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Blog - Colin Hambrook

Fools’ Gold: an artist intervention in the Art Gallery, New South Wales

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Photo of the artists involved in the Fools' Gold project

Fools’ Gold in Art Gallery, New South Wales. From left to right: Georgia Cranko, Pony Horseman, Colin Hambrook, Louise Kate Anderson and Sandy Jeffs with Gaele Sobott in front.

I’ve been in Sydney, Australia a few weeks now working with Gaele Sobott of Outlandish Arts on Fools’ Gold – a pilot series of poetry workshops, performances and critical dialogues on art, mental health and well-being. The climax of the program was a performance in Art Gallery New South Wales – in the midst of a gallery of minimalist structural forms.

Making time for all the artists to gather and meet for interview and workshop was a key factor in the success of the Fools’ Gold program. The poetry writing and letter to the future workshops in the build up to the performances gave all of us an opportunity to get to know each other and to talk about artistic and social concerns within the work we wanted to present. It meant we had an understanding of our various contrasting pieces of performance beforehand and so when the time came for ideas to work out how we’d pull all the various elements together, Gaele had a strong overview of everyone’s contribution.

A huge plus was the generous offer from Big Fag Press to use their premises as an incubation space where we could talk through how to choreograph the various range of work each artist had prepared for Fools’ Gold.

Pony set the tone for the group performance moving through the space whilst singing a classical piece which lead beautifully into Sandy Jeffs reading ‘The Madwoman in This Poem’. Sandy projects with a confidence and vitality to her words mixing humour and profundity to express something of the discrimination and stigma that keeps madness in a closet. Her skill and experience at reading shone through with her ability to connect with her audience through a relaxed engagement. She was able to put the overall framing of Fools’ Gold into a context, which lead into my own combination of song and poetry. Singing Dreaming the Absurd in the gallery space with it’s echoing resonance to an audience of 50 or so was great fun.

Louise Kate Anderson has been developing an installation piece ‘If We Knew Each Others Secrets, What Comforts We Should Find’ – from a quote by 19th century poetry critic John Churton Collins. Louise showcased a version of the piece for PACT where she installed pieces from her home / art life – a rail of brightly coloured clothes, a rug and cushion, various pieces of artwork and the title graphic board. She works a lot in textiles and paper and sat making beautiful origami paper cranes to add to the colour and contrast of Fools’ Gold adding a further performative element with various moving poems on suicide and mental distress.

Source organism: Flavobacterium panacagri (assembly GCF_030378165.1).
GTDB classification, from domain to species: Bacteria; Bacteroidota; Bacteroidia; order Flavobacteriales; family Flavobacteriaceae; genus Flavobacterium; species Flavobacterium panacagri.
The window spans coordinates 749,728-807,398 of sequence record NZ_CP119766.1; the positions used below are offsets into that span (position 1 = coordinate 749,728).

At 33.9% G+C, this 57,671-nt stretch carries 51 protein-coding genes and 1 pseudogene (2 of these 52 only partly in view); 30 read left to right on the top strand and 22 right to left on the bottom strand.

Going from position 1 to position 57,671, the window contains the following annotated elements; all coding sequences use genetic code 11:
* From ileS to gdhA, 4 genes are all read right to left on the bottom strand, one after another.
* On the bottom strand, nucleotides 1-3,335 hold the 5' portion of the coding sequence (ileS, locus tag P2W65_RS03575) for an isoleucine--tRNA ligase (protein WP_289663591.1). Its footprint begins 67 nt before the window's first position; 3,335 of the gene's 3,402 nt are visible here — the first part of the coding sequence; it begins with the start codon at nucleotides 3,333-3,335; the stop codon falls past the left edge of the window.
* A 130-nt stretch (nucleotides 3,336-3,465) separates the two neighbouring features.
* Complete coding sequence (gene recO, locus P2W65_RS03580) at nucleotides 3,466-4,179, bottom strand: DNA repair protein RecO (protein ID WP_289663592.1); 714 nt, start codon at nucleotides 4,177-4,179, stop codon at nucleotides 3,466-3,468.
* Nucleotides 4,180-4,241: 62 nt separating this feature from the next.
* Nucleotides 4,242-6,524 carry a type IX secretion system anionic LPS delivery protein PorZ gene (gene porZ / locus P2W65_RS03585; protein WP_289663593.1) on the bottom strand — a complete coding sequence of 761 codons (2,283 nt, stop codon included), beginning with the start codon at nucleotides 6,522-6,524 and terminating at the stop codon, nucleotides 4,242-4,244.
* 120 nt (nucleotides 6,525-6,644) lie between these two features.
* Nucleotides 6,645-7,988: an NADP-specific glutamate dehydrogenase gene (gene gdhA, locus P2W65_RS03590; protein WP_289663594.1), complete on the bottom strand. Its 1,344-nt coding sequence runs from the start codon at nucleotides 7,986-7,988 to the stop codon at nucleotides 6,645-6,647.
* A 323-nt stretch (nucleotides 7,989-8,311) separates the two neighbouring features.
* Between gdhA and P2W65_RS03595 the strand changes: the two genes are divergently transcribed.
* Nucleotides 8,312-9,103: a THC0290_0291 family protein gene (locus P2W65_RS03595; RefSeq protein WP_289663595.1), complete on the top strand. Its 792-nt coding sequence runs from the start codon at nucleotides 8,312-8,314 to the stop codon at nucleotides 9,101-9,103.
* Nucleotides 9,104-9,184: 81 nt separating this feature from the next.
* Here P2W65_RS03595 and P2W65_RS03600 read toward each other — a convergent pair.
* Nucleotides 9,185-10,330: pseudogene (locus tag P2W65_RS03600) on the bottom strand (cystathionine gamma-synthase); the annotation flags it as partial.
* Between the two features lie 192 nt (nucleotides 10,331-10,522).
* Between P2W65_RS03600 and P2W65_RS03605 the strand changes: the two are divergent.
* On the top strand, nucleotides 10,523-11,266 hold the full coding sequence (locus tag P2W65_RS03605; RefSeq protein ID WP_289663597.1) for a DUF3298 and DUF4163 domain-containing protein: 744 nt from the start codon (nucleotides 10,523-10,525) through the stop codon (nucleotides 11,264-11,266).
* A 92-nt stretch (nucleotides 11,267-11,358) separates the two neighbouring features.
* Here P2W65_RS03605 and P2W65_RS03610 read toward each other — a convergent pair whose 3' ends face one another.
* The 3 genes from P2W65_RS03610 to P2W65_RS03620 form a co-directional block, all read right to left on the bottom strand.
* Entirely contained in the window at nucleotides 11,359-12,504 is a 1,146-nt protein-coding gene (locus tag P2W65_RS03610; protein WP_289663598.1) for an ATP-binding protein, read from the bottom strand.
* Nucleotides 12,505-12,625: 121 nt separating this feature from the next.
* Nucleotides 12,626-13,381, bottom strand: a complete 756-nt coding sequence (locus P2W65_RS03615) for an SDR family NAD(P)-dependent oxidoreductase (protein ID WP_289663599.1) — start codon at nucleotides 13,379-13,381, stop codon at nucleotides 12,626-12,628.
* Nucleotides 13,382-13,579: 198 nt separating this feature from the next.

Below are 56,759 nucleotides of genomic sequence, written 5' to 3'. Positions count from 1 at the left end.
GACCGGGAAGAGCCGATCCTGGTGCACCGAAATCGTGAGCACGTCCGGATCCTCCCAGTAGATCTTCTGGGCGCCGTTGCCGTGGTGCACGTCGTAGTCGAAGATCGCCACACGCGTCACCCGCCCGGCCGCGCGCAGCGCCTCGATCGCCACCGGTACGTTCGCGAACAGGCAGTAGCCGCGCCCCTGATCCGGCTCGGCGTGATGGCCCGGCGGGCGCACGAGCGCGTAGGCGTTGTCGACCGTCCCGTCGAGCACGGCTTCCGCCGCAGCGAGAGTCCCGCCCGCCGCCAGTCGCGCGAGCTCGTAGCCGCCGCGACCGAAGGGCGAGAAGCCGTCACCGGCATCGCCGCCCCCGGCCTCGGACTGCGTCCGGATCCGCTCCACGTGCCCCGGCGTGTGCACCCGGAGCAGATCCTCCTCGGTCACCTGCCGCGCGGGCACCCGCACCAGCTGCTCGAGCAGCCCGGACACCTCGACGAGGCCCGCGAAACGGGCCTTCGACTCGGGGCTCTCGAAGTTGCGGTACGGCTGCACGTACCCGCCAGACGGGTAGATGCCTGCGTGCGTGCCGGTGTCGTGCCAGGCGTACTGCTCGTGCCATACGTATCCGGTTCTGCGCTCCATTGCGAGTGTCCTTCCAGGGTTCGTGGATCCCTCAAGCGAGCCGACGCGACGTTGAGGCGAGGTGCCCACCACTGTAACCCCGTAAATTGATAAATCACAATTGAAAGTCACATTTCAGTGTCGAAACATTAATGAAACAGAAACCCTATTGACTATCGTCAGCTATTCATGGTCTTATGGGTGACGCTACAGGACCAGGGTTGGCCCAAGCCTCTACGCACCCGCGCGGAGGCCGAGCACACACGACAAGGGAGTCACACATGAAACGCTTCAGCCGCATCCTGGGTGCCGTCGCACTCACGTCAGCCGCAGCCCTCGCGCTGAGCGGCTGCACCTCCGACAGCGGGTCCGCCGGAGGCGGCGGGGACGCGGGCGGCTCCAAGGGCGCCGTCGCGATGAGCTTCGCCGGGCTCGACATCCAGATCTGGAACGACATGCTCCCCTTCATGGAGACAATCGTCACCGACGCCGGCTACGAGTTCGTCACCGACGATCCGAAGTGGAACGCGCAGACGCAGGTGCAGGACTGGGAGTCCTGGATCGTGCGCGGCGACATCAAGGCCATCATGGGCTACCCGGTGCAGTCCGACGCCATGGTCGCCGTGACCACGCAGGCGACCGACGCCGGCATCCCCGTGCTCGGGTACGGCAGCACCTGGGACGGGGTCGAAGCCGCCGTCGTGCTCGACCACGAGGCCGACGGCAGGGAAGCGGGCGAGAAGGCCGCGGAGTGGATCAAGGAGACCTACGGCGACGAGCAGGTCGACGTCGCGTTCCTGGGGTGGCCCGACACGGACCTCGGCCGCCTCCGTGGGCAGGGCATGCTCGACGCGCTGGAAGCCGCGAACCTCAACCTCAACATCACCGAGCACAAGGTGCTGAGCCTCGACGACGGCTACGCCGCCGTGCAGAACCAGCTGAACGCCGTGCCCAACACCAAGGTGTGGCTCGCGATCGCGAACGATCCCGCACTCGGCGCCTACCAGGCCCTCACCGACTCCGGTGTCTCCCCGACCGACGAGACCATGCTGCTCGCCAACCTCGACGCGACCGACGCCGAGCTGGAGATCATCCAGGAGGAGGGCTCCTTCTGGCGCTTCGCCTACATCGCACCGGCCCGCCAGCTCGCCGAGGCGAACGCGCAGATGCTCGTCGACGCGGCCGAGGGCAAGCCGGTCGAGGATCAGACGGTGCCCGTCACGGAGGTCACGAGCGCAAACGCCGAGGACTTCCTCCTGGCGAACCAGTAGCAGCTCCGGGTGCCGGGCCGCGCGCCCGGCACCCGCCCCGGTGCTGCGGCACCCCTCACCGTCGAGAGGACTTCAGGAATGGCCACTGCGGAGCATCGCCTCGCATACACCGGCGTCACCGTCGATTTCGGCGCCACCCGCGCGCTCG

Georgia Cranko read a piece on love and human interaction asserting her lesbian identity. Being non-verbal and using the male voice on the audio/ text communication device added another tone to the texture of the overall performance.

Pony Horseman presented an arrangement using a vocal part from a composition by Rachel Bruerville and the text from a poem ‘A Bird Sings’. The artists’ intention was to engage the audience with ‘shame’ as a visceral embodied emotion. The idea focussed around contrasting their classically trained voice with elements of discord introduced through the use of a snare drum laid with a vibrating device that randomly produced a drone as it rolled across the surface, interspersing quieter and louder rhythms. Pony asked the audience to interact by thinking of personal words of shame to be whispered repeatedly throughout a section of the sung poem, reaching a climax with the words “end it, end it, now.”

There was a strange and powerful sense of release from following Pony’s instruction. I intoned a childhood mantra that summed up the conflicting sense of having a brain that doesn’t work ‘properly’. The seriousness of what Pony was asking of the audience contrasted with the use of toy glockenspiels handed out with an instruction to hammer random sounds while the artist sang over the cacophony.

I think we surprised ourselves by how well the contrasting pieces complemented each other to create something that was varied, unusual and impossible to pigeon-hole as spoken word or poetry. It left me with lots of ideas about developing a fuller piece engaging with experimental interactive performance, breaking down the hierarchical nature of using a traditional theatre space.

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Kevin Rowan-Drewitt

Sounds like a fantastic show that was a huge success!